Pinus Nigra, Coniferous
Austrian pine is a medium to large conifer that is native to southeastern Europe, especially the higher elevations of the Balkans and Turkey. It has been used extensively in shelterbelts across much of the central and northern Great Plains and is also used in park and landscape plantings. Diseases are now limiting its use in eastern Nebraska.
Where To Grow
Size at Maturity
|Tree Height||Tree Spread|
Trees exhibit a dense pyramidal habit in youth. The crown rounds with age forming a spreading flat top or dome. From an ornamental standpoint, older trees can be quite attractive, featuring dense spreading branches, stiff dark green needles (3-6” long) in bundles of two and plate-like, furrowed bark with alternating bands of black-brown and silver-gray. Oval, stalkless cones mature to about 3” long, turning a nice brown and resembling those of Ponderosa pine.
Similar to those of Ponderosa Pine, the seeds can feed a variety of birds and small mammals. And the tree provides shelter to a variety of birds and mammals.
Austrian pine is not generally used for timber production in the U.S.
Austrian Pine suffers from pine wilt disease and needle blights in the more humid areas of the eastern Great Plains and is no longer recommended for widespread use in the eastern 1/3 of Nebraska. It is much more suitable to the western half of the state where disease pressures are reduced.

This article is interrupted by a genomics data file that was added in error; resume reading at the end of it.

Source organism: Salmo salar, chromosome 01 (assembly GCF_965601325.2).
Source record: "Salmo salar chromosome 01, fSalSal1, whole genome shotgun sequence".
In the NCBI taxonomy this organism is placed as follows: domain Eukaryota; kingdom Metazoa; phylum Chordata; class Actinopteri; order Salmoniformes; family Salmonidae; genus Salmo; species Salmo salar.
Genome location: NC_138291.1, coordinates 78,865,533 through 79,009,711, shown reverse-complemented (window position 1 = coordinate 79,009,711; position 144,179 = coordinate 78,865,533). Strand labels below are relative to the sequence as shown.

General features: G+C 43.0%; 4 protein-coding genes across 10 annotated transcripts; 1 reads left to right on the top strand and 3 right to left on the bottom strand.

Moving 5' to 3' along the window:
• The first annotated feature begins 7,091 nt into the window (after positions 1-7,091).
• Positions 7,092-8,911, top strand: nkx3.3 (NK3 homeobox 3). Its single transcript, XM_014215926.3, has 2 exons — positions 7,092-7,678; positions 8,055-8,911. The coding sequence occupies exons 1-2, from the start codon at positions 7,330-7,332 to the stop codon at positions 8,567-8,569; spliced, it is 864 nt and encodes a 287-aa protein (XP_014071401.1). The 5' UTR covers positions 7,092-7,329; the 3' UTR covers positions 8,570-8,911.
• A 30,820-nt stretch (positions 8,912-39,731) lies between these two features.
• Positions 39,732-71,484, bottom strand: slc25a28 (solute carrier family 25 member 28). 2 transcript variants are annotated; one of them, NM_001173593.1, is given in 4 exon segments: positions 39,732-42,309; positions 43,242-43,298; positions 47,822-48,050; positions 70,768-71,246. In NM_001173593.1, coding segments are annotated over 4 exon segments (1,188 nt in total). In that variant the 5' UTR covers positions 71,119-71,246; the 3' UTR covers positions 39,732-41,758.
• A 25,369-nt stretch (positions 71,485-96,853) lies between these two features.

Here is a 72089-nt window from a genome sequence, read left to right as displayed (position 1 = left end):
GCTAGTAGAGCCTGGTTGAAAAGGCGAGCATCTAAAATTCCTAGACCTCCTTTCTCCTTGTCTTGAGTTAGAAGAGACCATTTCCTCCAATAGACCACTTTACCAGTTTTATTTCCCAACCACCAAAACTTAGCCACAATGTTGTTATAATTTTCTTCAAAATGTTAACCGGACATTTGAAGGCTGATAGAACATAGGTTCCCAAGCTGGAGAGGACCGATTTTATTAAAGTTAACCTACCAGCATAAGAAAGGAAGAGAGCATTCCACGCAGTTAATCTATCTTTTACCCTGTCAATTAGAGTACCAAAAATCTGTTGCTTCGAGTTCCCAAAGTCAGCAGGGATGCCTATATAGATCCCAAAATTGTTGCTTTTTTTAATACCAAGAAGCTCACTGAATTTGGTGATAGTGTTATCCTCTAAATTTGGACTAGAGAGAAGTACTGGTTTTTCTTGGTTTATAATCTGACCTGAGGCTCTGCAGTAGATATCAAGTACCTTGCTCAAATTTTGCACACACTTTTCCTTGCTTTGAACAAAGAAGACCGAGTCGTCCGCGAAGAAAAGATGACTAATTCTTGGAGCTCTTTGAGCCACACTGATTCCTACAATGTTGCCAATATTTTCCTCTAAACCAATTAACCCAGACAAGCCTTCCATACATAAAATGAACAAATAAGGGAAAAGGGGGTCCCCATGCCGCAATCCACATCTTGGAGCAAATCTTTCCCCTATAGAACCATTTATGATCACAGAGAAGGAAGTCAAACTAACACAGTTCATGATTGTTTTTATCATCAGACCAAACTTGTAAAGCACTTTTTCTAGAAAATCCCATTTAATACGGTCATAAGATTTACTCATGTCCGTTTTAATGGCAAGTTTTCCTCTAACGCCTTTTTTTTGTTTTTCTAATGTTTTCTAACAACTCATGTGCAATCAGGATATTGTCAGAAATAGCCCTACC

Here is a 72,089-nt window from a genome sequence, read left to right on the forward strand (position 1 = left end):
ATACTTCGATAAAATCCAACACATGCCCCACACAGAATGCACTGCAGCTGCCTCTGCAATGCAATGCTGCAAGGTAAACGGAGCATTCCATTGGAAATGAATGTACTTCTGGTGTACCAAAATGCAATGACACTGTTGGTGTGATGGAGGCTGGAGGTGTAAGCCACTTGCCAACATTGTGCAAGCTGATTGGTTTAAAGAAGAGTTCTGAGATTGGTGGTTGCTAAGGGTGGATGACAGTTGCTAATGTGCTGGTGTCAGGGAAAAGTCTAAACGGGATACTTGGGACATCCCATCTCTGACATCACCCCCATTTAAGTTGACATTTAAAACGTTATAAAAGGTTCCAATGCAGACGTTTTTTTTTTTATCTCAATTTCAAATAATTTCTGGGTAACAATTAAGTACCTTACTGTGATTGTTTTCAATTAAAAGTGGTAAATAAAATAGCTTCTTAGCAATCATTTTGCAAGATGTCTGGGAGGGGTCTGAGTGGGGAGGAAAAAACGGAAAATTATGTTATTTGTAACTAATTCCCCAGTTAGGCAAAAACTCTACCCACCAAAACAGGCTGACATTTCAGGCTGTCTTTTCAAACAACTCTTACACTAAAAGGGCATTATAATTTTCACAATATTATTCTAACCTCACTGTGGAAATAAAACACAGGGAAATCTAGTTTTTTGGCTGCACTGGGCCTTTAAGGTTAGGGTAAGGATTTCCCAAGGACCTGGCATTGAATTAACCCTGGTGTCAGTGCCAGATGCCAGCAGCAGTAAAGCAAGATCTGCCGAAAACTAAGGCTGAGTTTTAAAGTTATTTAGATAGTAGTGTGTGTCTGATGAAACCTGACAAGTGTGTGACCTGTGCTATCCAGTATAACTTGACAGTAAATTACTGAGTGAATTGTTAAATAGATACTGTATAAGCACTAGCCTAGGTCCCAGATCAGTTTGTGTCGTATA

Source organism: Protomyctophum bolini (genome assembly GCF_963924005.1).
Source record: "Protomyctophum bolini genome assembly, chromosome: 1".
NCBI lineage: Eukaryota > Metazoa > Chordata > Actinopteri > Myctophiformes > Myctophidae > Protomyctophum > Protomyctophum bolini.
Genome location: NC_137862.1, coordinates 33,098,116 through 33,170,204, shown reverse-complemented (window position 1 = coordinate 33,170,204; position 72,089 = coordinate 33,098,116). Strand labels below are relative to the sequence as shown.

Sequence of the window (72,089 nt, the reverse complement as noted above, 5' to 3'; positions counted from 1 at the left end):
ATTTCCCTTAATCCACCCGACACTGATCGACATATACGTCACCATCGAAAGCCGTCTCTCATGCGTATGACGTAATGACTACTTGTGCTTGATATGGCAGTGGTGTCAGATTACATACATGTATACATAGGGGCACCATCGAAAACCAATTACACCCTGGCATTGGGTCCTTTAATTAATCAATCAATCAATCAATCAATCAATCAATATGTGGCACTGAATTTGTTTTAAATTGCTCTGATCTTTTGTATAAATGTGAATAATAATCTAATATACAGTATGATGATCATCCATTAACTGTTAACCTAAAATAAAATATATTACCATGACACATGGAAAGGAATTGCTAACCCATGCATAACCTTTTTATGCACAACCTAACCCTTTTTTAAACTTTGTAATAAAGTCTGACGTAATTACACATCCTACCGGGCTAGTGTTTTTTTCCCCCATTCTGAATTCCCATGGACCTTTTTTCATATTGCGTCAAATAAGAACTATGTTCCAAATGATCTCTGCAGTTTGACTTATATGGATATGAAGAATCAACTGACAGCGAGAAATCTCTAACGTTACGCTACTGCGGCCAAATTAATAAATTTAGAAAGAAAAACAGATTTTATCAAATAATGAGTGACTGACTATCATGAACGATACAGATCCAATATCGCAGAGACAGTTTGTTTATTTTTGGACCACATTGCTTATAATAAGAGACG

Bosnian Pine (Pinus heldreichii) grows naturally in the mountain areas of the Balkans and is often described as
a slower-growing cousin of Austrian pine. Its dark green needles are tightly bunched helping it to maintain a denser crown than other
pines. Bosnian pine has been used in landscape plantings across Nebraska where it has performed admirably for several decades. There is
concern that it will be prone to Pine Wilt Disease, though that has not proven to be a problem yet.
- Chinese Pine (Pinus tabuliformis), is native to northern China. It tends to develop a somewhat flattened and spreading top as it matures, thus the species name tabuliformis which means table-shaped. Will likely grow 20-30’ tall and wide in Nebraska.
Austrian Pine is sometimes called black pine alluding to the dark, almost black fissures that form in its bark. The tree closely resembles our native Ponderosa Pine, the key differences being it’s silver-gray and black bark vs Ponderosa’s cinnamon-red; slightly shorter needles in fascicles of 2 as compared to Ponderosa’s 2s and 3s; and smaller cones without the cone-scale spurs found on Ponderosa pine.